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“There are many people who believe that Shinto is not a religion.
After the Meiji Restoration, when the centralized state with the emperor at the center was established
At that time, Buddhism was considered corrupt.
At that time, the destruction of Buddhist statues and temples was widespread throughout the country, coupled with the popular belief that Buddhism was corrupt.
At the time, people believed that Buddhism was corrupt, and as a result, Buddhist statues and temples were destroyed all over the country. (Abolition of Buddhism)
Some temples remained as temples, some became shrines, and some were separated from temples.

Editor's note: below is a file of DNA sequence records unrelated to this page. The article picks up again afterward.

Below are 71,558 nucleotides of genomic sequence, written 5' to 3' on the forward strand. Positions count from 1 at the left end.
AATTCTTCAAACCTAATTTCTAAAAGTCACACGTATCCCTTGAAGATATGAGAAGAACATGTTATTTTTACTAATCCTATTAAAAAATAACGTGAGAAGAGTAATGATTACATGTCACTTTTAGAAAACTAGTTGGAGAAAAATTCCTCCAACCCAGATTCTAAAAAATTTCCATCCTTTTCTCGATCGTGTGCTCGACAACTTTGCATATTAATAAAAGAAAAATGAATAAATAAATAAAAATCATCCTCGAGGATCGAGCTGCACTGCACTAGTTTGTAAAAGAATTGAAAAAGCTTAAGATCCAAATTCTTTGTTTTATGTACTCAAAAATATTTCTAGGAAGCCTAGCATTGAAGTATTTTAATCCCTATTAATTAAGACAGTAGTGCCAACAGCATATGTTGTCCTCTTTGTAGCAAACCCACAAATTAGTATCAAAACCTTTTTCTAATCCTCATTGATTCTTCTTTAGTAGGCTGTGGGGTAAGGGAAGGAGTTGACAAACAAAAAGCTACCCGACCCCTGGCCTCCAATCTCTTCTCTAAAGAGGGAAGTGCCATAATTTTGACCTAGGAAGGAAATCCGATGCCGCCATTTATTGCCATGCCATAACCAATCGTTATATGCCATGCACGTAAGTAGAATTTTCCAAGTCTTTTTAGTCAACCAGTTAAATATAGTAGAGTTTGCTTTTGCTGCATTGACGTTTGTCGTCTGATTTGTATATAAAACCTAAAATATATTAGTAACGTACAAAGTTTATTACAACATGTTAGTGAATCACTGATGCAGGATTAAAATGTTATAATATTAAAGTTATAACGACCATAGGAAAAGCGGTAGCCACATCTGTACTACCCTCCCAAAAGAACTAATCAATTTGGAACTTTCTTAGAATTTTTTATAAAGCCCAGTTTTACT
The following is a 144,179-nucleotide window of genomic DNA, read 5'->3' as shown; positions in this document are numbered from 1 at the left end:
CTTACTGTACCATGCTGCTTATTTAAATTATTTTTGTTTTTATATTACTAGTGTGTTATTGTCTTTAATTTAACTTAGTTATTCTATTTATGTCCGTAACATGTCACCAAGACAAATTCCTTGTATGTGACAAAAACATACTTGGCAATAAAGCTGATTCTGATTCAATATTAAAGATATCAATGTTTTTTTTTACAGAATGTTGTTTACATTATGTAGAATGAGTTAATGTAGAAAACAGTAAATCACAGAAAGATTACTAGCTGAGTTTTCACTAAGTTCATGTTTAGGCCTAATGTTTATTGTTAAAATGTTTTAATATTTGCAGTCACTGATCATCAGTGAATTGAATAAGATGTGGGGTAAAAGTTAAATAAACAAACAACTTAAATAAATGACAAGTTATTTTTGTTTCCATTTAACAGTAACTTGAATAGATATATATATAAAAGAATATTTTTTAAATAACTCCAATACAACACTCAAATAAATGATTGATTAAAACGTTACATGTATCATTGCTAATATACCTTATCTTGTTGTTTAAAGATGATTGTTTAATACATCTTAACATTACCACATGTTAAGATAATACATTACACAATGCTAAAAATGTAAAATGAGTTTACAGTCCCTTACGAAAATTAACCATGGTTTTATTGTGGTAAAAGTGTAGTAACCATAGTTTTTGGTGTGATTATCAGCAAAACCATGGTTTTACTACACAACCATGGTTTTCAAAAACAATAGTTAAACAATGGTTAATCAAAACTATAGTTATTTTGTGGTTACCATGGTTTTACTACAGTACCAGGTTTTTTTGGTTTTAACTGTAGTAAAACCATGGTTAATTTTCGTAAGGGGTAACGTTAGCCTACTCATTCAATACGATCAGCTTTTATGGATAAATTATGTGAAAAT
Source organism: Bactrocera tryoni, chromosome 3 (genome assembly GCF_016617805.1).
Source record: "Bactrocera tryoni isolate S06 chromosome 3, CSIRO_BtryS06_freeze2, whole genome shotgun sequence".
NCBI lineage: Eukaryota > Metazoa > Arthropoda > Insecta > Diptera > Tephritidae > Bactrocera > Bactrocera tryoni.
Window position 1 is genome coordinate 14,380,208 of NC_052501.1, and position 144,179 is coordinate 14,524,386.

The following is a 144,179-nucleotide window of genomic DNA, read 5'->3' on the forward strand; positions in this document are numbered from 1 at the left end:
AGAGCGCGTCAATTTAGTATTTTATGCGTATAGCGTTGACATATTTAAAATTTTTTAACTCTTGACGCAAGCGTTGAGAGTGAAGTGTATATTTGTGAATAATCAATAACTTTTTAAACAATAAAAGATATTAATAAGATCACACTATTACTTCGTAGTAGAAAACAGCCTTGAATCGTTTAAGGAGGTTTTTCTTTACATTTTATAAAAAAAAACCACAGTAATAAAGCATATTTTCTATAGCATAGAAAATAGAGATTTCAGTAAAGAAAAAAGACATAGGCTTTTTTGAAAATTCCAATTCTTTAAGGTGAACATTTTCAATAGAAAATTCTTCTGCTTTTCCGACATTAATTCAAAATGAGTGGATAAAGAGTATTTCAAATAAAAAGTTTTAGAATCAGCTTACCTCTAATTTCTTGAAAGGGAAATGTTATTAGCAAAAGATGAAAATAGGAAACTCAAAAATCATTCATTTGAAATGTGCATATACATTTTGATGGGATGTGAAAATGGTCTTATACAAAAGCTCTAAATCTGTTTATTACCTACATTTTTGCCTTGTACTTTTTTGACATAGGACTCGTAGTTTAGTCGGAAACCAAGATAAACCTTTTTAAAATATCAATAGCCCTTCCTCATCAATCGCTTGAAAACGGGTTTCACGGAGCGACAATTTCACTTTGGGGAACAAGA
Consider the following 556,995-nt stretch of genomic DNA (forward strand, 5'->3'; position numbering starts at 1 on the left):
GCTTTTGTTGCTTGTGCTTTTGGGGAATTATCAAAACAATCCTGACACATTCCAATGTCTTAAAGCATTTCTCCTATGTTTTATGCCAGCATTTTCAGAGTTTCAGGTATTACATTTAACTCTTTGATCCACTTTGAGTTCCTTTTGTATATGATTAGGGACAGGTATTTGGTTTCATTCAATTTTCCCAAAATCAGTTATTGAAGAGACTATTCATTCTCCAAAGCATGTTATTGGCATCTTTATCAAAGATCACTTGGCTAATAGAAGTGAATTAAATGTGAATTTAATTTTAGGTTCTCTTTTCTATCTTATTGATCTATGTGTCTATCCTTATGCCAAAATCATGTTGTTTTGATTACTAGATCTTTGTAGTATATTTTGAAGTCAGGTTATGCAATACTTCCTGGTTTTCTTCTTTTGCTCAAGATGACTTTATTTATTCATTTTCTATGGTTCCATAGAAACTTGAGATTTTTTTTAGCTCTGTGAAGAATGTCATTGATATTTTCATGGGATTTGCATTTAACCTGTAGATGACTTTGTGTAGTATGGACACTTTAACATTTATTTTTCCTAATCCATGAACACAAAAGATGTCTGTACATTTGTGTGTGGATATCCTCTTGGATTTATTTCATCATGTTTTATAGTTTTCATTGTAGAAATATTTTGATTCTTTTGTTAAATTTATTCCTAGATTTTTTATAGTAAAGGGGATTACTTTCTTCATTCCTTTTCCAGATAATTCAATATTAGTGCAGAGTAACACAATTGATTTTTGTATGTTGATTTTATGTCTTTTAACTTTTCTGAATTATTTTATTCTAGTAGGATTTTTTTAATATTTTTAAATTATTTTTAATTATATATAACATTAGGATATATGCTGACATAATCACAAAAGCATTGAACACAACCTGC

Since the Constitution of the Empire of Japan clearly stated the freedom of religion, and since Britain and other countries requested that no preferential treatment be given to shrines, the view that Shinto is not a religion was adopted.
Shintoism is not a religion, because it is a custom and a custom that has existed since ancient times in Japan.
For example, before eating rice, we say “Itadakimasu” in Japan, which is a religious expression of gratitude for the life of the ingredients, based on the idea that God and people eat together. However, “Itadakimasu” is almost a formality, and even if there is gratitude to the gods, it can hardly be called religious.